US recommends Hawaiian sovereignty
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AUGUST 24, 2000

Native Hawaiian sovereignty is one step closer to reality as the Departments of Justice and Interior are recommending Congress confirm a government-to-government relationship with the island's indigenous population.

The Departments released a draft report yesterday calling on the government to take the next step in reconciliation and deal with Native Hawaiians as a distinct legal and political entity. The move would put Native Hawaiians in a similar status as Indian tribes and Alaska Native villages and corporations.

"[T]he Departments believe the Federal Government should take action to address the needs and legitimate interests of Native Hawaiians," the report states. "This reconciliation process should ultimately result in congressional confirmation of a political, government-to-government relationship between Native Hawaiians and the Federal Government pursuant to Congress' plenary authority over Indian Affairs."

The report comes at a crucial time for Native Hawaiians and the state of Hawaii. The state's Office of Hawaiian Affairs (OHA), which administers trust benefits, land, health, and other programs for Native Hawaiians, has come under several legal challenges recently.

The Rice v. Cayetano decision in February of this year struck down a vote which limited participants to Native Hawaiians. Since Native Hawaiians aren't a political entity, the Supreme Court agreed that the vote violated the Fifteenth Amendment, barring restriction of voting by race.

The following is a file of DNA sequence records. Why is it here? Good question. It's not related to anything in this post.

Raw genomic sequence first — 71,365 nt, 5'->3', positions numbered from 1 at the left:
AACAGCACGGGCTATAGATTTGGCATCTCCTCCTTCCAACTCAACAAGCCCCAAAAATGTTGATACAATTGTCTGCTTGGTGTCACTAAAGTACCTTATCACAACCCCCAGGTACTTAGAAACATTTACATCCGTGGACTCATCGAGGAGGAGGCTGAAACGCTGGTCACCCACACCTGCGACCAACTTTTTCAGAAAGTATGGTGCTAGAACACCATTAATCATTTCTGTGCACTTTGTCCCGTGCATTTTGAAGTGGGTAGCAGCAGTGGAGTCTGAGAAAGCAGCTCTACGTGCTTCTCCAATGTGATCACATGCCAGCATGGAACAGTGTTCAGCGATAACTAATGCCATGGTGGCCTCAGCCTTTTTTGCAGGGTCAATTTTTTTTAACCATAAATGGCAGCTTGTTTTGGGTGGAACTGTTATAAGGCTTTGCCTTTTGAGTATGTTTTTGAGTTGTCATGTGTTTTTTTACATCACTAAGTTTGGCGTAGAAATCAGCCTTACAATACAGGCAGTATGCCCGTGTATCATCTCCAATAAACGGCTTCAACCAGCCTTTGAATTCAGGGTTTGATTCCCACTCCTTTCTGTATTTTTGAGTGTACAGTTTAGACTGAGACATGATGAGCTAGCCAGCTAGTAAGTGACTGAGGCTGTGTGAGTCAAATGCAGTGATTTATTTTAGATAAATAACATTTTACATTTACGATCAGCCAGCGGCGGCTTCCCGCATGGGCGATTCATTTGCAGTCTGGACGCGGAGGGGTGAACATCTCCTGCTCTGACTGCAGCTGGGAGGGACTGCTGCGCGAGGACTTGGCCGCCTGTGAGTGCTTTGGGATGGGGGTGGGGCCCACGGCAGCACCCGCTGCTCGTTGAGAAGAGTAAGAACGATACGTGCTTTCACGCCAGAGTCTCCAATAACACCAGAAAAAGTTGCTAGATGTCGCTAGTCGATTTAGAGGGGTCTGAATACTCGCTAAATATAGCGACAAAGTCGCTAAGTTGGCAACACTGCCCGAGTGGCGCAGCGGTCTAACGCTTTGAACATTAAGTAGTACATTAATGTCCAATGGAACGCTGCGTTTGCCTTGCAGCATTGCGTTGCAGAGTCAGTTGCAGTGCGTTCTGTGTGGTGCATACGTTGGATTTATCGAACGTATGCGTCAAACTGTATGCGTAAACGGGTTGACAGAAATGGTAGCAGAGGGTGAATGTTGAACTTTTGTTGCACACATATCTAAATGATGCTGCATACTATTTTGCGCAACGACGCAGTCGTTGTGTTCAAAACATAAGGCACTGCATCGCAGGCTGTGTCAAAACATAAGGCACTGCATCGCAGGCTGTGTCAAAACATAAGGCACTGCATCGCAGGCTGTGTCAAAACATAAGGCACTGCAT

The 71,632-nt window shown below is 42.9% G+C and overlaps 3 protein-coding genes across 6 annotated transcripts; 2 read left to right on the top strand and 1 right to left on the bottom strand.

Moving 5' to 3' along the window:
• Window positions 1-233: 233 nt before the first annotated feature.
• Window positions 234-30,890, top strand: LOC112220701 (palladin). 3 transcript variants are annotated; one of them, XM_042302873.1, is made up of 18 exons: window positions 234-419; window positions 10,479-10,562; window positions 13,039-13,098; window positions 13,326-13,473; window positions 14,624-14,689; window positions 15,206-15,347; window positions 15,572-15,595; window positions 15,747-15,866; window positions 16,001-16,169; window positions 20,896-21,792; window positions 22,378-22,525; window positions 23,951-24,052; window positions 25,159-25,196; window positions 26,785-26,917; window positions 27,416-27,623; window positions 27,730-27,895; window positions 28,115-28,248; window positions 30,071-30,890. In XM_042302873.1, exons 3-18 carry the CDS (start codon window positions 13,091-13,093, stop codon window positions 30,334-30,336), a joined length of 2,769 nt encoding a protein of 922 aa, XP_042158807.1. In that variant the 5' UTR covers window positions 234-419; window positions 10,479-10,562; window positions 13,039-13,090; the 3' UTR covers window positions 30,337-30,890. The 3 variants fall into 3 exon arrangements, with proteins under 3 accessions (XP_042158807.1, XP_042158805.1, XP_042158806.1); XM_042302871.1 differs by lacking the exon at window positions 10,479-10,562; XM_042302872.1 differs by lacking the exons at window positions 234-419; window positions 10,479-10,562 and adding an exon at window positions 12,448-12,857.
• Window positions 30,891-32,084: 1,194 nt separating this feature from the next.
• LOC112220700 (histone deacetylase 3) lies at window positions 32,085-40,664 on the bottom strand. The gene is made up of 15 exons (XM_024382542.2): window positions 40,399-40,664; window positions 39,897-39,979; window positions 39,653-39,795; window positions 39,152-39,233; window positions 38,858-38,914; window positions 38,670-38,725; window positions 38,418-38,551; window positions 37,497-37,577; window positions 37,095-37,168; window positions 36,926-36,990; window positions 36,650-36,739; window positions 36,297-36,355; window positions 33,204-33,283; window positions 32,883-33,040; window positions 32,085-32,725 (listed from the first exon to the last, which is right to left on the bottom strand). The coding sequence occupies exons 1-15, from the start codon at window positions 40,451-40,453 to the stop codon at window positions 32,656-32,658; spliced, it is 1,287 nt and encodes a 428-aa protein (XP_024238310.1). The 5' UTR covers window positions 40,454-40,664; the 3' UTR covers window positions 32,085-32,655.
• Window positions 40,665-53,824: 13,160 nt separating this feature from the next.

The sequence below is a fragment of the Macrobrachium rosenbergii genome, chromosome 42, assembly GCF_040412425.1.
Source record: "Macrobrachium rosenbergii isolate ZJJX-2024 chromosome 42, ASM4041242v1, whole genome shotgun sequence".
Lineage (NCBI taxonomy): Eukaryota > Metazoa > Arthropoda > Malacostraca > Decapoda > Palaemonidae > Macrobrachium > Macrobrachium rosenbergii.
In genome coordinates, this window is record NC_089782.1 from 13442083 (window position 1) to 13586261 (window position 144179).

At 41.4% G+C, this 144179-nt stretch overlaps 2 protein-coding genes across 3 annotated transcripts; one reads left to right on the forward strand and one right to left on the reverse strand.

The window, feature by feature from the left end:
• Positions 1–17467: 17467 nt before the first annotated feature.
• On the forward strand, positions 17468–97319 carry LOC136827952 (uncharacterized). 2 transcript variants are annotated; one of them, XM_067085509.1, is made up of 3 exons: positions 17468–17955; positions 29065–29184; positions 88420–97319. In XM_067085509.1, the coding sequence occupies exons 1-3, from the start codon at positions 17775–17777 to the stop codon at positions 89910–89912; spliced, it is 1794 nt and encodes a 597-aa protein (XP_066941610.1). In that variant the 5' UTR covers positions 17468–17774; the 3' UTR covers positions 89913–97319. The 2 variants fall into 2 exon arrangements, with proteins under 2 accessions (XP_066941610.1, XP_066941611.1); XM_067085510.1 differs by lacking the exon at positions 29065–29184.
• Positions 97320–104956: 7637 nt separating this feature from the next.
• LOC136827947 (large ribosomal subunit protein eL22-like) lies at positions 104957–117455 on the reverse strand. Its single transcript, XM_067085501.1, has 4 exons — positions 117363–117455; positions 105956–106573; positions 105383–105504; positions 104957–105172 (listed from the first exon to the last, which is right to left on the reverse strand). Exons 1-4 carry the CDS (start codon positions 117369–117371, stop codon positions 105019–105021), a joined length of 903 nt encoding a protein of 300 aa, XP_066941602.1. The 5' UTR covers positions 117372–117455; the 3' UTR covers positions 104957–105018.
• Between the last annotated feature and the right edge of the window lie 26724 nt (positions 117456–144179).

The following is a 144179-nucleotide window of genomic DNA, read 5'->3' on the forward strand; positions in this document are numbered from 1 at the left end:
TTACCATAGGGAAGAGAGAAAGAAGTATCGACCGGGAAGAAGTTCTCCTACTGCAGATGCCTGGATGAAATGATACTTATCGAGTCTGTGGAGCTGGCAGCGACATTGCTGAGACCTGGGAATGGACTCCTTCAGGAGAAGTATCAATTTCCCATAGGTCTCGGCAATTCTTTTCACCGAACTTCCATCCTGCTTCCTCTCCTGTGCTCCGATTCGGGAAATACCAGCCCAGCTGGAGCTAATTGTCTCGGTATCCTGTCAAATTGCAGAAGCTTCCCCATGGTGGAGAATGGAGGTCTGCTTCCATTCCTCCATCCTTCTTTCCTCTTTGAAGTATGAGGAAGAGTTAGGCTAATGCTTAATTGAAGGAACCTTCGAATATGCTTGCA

The Supreme Court has upheld preferences for Native Americans and Alaskan Natives due to their status with the government. Hiring preferences within the Bureau of Indian Affairs, for example, are legal.

Non-Natives have also temporarily won the right to hold trustee offices in OHA. Previously restricted to Native Hawaiians, at least one non-Native has expressed his intent to run for a position.

Senator Dan Akaka of Hawaii has introduced a bill to address Hawaiian sovereignty. The Senate Committee on Indian Affairs will begin holding hearings next week in Hawaii to discuss the legislation.

The bill would recognize the rights of Native Hawaiians to self-determination. It would also create an Office of Special Trustee for Native Hawaiian Affairs, an office similar to the Bureau of Indian Affairs.

Get the Report:
Report on the Reconciliation Process Between the Federal Government and Native Hawaiians (PDF 209k) (Dep. of Interior, Dep. of Justice. August 2000)

Get the Bill:
A bill to express the policy of the United States regarding the United States' relationship with Native Hawaiians, and for other purposes (S.2899)

Relevant Links:
Native Hawaiians, Department of Interior -
Senate Committee on Indian Affairs -
The Hawaiian Apology Resolution -
The Office of Hawaiian Affairs -
More on Rice v. Cayetano:
Discussion Forum on Native Hawaiian issues

Related Stories:
Non-Natives win battle in suit (Tribal Law 8/17)
March raises sovereignty awareness (The Talking Circle 8/14)
Group challenges Hawaii (Tribal Law 07/07)
Hawaiians march for sovereignty (The Talking Circle 07/05)
Sovereignty protests aim to educate (The Talking Circle 07/03)